It’s not unfair to call many of the apps disrupting today’s industries as being the result of ‘first world problems’.
Uber was born out of founders Garrett Camp and Travis Kalanick difficulty in hailing Parisian cabs while AirBnB came from Joe Gebbia and Brian Chesky’s struggles with San Francisco rents.
Now as smartphones and mobile internet starts to become available to those in less wealthy parts of the world, we’re seeing how these concepts can be applied to problems more widespread.
A good example of this is the project to map Nairobi’s matatu minibus network where researchers used smartphones to create a picture of the city’s seemingly chaotic system of privately owned vehicles.
With some modifications, the data can be fed into Google’s transit map format that allows the routes to found on Google Maps.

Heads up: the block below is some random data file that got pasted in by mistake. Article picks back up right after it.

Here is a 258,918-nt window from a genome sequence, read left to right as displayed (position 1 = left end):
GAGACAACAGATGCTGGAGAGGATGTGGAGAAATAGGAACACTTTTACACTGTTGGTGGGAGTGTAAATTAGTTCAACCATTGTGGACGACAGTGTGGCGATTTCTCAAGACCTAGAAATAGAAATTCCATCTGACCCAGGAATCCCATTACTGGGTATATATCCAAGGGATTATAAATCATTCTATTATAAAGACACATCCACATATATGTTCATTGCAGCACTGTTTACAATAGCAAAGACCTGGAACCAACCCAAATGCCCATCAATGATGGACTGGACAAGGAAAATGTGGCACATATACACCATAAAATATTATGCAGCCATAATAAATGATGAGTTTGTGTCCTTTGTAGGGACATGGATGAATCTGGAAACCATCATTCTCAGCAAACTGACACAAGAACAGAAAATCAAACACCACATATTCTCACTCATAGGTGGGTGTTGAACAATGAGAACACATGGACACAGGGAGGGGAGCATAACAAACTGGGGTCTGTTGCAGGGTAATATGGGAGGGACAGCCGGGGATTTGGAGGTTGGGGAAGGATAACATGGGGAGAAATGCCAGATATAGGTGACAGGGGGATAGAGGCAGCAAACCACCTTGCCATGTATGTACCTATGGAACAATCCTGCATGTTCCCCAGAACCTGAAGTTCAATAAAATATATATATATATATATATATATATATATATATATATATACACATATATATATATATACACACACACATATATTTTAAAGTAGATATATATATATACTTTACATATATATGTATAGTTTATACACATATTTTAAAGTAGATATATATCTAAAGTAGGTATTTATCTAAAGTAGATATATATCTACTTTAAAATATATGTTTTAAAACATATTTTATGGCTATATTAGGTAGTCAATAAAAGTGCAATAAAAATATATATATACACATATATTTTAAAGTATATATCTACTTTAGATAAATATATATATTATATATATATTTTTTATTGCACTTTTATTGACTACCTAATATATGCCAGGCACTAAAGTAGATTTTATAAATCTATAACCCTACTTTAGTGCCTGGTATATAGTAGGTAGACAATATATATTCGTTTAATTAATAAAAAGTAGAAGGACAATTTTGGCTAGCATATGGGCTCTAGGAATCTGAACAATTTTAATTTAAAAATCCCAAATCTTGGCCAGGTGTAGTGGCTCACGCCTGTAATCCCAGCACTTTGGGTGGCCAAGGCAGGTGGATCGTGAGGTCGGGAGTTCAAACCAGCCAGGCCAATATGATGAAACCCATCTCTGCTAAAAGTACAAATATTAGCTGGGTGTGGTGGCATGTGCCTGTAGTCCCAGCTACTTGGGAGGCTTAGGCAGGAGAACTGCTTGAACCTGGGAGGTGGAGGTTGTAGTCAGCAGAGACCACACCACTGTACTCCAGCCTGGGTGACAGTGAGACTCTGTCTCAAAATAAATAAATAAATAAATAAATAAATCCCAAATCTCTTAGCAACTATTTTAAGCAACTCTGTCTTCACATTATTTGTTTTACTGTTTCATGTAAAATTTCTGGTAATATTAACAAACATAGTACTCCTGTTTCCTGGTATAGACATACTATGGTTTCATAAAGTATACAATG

The next logical step for this is for entrepreneurs, possibly even Uber, to entice matatu operators to use Uber like apps to track the location of minibuses and give passengers better payment options. It’s quite possible we’re seeing the start of an evolution into a new type of transit network using independent, privately owned vehicles bound together by an app based platform offering city wide public transport.
Similarly, in Cuba the room sharing service AirBnB is seeing the country’s informal private accommodation market as being an opportunity not only to expand its market but to help the country deal with the massive influx of US tourists now relations with the two countries have been normalised.
While the disruption to established markets from these new services has been huge, it may be the biggest effects are in developing countries where the economy and governments have reached the stage of development where powerful regulators work with incumbents to stymie competition.
In which case, today’s developing nations will see very different structures in their industries to those in the developed west that were built around 19th and 20th century technologies.
Image “A matatu” by Jociku – Own work. Licensed under CC BY-SA 4.0 via Commons –